MUSIC REVIEW : Southwest Chamber Society Plays at Huntington Loggia

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Location, location, location! In real estate it’s said to be what ultimately determines the value of the property.

And in respect to location--at least during the summer--the Southwest Chamber Music Society’s concerts certainly have it, the Loggia of the Huntington Library’s main gallery: magnificent visually and less predictable, considering its open-air exposure, acoustically. A magnificent place to be at sunset on Saturday, when the Southwest musicians began to project the twilight moods and colors of Amy Beach’s Theme and Variations for Flute and String Quartet, completed in 1920.

The piece does, however, have a turn-of-the-century feel: not a reflection of cozy Victoriana, but of a certain harmonic and emotional restlessness. The spirit of Mahler is brought to mind in the highly chromatic waltz variation, but Mahler more in a wistful than bared-teeth mood. There are suggestions, too, of Delius’ Orientalism, but toughened by Beach into something less gauzy, more invasive.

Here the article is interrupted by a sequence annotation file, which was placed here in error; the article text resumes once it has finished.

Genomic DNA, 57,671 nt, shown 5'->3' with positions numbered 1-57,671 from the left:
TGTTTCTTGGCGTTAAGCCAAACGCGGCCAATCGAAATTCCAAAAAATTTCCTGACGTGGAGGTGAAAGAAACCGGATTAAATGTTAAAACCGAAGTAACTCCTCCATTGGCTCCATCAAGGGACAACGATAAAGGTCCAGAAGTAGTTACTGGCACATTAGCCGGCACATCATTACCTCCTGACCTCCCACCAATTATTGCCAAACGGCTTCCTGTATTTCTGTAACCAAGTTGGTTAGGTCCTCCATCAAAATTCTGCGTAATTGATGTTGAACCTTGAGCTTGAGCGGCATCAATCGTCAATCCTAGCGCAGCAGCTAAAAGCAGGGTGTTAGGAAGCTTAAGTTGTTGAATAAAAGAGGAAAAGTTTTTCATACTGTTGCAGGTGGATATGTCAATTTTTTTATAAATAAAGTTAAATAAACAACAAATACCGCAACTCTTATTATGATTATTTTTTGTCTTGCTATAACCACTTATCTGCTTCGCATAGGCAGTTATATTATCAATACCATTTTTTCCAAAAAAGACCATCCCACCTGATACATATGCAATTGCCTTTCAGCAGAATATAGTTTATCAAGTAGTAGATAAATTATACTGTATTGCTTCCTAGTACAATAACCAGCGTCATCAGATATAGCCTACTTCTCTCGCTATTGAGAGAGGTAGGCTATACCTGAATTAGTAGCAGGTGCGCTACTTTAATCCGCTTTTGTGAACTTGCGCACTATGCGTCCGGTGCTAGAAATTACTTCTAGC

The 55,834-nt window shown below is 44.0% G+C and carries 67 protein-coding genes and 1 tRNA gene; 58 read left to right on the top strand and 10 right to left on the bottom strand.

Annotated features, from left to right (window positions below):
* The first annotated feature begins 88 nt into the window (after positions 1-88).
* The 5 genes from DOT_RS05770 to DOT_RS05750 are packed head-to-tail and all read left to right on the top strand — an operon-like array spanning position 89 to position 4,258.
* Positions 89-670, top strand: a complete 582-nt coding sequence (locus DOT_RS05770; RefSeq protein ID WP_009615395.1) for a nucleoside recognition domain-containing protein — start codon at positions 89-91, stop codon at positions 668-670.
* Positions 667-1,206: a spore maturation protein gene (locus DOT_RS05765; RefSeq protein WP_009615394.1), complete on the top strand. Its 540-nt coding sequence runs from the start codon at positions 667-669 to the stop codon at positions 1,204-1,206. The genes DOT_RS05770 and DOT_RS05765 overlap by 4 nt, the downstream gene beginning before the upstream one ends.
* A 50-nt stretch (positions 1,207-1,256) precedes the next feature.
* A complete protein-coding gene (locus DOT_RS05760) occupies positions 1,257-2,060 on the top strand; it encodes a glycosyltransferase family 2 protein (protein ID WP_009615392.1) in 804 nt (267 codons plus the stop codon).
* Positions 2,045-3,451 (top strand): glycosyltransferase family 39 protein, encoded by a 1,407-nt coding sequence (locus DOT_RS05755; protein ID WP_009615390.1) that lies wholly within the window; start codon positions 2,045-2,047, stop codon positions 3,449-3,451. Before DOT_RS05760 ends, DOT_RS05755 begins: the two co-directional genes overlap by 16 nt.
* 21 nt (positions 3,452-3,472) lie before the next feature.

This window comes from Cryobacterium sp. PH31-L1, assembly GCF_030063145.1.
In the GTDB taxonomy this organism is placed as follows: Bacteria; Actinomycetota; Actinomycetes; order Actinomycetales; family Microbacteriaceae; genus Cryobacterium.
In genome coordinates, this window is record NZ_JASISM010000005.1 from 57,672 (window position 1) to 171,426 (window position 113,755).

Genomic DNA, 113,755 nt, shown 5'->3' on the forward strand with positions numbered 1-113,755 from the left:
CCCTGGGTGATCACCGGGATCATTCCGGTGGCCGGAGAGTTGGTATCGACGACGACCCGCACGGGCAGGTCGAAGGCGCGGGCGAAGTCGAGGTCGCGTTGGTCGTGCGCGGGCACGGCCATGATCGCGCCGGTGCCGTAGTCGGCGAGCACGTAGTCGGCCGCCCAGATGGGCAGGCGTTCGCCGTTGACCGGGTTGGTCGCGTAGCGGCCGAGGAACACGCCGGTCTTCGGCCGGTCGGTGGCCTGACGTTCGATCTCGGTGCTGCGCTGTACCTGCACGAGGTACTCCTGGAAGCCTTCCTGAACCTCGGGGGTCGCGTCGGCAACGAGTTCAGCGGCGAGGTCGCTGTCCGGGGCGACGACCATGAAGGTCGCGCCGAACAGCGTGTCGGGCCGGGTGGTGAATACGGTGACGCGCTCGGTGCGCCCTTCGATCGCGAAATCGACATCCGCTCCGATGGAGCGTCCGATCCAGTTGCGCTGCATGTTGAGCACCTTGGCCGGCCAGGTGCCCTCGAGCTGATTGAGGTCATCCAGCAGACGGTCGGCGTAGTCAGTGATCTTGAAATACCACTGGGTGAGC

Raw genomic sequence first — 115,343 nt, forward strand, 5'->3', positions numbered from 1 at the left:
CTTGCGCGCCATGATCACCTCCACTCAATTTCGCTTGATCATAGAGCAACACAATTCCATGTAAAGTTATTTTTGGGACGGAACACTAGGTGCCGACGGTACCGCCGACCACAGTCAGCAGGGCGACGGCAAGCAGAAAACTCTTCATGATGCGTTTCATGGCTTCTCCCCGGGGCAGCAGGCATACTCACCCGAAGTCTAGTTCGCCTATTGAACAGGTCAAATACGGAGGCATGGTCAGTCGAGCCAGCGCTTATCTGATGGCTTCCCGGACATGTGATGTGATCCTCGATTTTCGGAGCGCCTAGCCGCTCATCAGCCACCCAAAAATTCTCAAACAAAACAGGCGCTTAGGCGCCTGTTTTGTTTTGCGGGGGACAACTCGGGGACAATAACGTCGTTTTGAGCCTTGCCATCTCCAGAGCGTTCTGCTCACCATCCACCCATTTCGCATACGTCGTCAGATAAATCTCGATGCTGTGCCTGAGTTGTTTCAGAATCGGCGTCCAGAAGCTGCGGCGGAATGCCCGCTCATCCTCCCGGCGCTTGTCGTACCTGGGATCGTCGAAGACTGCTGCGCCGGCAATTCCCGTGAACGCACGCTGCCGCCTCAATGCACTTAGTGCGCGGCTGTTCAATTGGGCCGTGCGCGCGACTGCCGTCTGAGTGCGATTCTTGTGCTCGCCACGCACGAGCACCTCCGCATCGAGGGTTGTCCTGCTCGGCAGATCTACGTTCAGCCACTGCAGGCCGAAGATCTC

The Southwest String Quartet--violinists Peter Marsh and Susan Jensen, violist Jan Karlin, cellist Leighton Fong--and particularly the flutist, Dorothy Stone, projected the work’s half-lights sensitively and, when required, spiritedly.

Nor was there any lack of spirit in the presentation of Elgar’s roughly contemporaneous but more backward-looking Sonata in E minor for Violin and Piano. Its first movement labors mightily to achieve the sound and quality of reject Brahms, whereas the second promises Elgar in his appealing salon vein but fails to deliver the expected knockout melody. In the diffuse finale, we’re back to mock-Brahmsian heroics.

The performance by Peter Marsh and the commanding pianist, Susan Svrcek, was clearly a labor of love, gaining cohesiveness as it progressed to the finale, which found the two artists in balanced, mutually enhancing communication.

Still, one had to wonder why their efforts weren’t expended on the real thing, Brahms.

The familiar work on the program was Borodin’s usually gracious and endearing String Quartet in D, on this occasion a dead loss as a consequence of Marsh’s inability to find the intonational handle for the duration of the opening movement.

Things may have gotten better thereafter, but the damage to Borodin and to this listener’s sensibilities had been done.